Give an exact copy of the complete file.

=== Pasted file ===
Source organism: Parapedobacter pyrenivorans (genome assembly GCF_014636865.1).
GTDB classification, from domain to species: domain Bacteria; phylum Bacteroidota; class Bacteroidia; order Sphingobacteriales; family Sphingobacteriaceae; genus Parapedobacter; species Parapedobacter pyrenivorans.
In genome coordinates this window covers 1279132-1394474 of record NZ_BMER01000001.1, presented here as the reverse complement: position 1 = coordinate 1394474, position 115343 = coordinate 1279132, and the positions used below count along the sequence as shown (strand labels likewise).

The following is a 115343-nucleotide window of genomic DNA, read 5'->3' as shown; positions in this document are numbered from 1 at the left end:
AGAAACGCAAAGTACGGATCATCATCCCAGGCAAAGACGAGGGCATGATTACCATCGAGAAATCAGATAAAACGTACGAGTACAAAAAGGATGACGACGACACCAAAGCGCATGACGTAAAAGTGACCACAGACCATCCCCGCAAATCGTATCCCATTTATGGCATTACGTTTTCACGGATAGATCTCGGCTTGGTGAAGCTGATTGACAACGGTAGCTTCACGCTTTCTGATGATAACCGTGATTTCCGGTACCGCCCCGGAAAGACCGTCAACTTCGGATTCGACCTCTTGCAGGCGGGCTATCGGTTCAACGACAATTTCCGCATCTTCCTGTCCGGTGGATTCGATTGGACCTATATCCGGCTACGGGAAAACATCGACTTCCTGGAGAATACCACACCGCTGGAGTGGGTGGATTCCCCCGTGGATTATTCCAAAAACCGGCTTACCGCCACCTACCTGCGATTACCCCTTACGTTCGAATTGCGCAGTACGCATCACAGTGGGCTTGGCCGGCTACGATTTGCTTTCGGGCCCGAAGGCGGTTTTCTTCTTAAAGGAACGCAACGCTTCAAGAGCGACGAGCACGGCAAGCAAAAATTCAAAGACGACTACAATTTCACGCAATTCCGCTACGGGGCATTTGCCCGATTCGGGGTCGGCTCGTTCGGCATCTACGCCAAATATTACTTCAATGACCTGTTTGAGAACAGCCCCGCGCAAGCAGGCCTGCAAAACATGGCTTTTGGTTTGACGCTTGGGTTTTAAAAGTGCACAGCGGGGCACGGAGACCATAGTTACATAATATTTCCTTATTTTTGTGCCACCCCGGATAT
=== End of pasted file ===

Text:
Source organism: Parapedobacter pyrenivorans (genome assembly GCF_014636865.1).
GTDB classification, from domain to species: domain Bacteria; phylum Bacteroidota; class Bacteroidia; order Sphingobacteriales; family Sphingobacteriaceae; genus Parapedobacter; species Parapedobacter pyrenivorans.
In genome coordinates this window covers 1279132-1394474 of record NZ_BMER01000001.1, presented here as the reverse complement: position 1 = coordinate 1394474, position 115343 = coordinate 1279132, and the positions used below count along the sequence as shown (strand labels likewise).

The following is a 115343-nucleotide window of genomic DNA, read 5'->3' as shown; positions in this document are numbered from 1 at the left end:
AGAAACGCAAAGTACGGATCATCATCCCAGGCAAAGACGAGGGCATGATTACCATCGAGAAATCAGATAAAACGTACGAGTACAAAAAGGATGACGACGACACCAAAGCGCATGACGTAAAAGTGACCACAGACCATCCCCGCAAATCGTATCCCATTTATGGCATTACGTTTTCACGGATAGATCTCGGCTTGGTGAAGCTGATTGACAACGGTAGCTTCACGCTTTCTGATGATAACCGTGATTTCCGGTACCGCCCCGGAAAGACCGTCAACTTCGGATTCGACCTCTTGCAGGCGGGCTATCGGTTCAACGACAATTTCCGCATCTTCCTGTCCGGTGGATTCGATTGGACCTATATCCGGCTACGGGAAAACATCGACTTCCTGGAGAATACCACACCGCTGGAGTGGGTGGATTCCCCCGTGGATTATTCCAAAAACCGGCTTACCGCCACCTACCTGCGATTACCCCTTACGTTCGAATTGCGCAGTACGCATCACAGTGGGCTTGGCCGGCTACGATTTGCTTTCGGGCCCGAAGGCGGTTTTCTTCTTAAAGGAACGCAACGCTTCAAGAGCGACGAGCACGGCAAGCAAAAATTCAAAGACGACTACAATTTCACGCAATTCCGCTACGGGGCATTTGCCCGATTCGGGGTCGGCTCGTTCGGCATCTACGCCAAATATTACTTCAATGACCTGTTTGAGAACAGCCCCGCGCAAGCAGGCCTGCAAAACATGGCTTTTGGTTTGACGCTTGGGTTTTAAAAGTGCACAGCGGGGCACGGAGACCATAGTTACATAATATTTCCTTATTTTTGTGCCACCCCGGATAT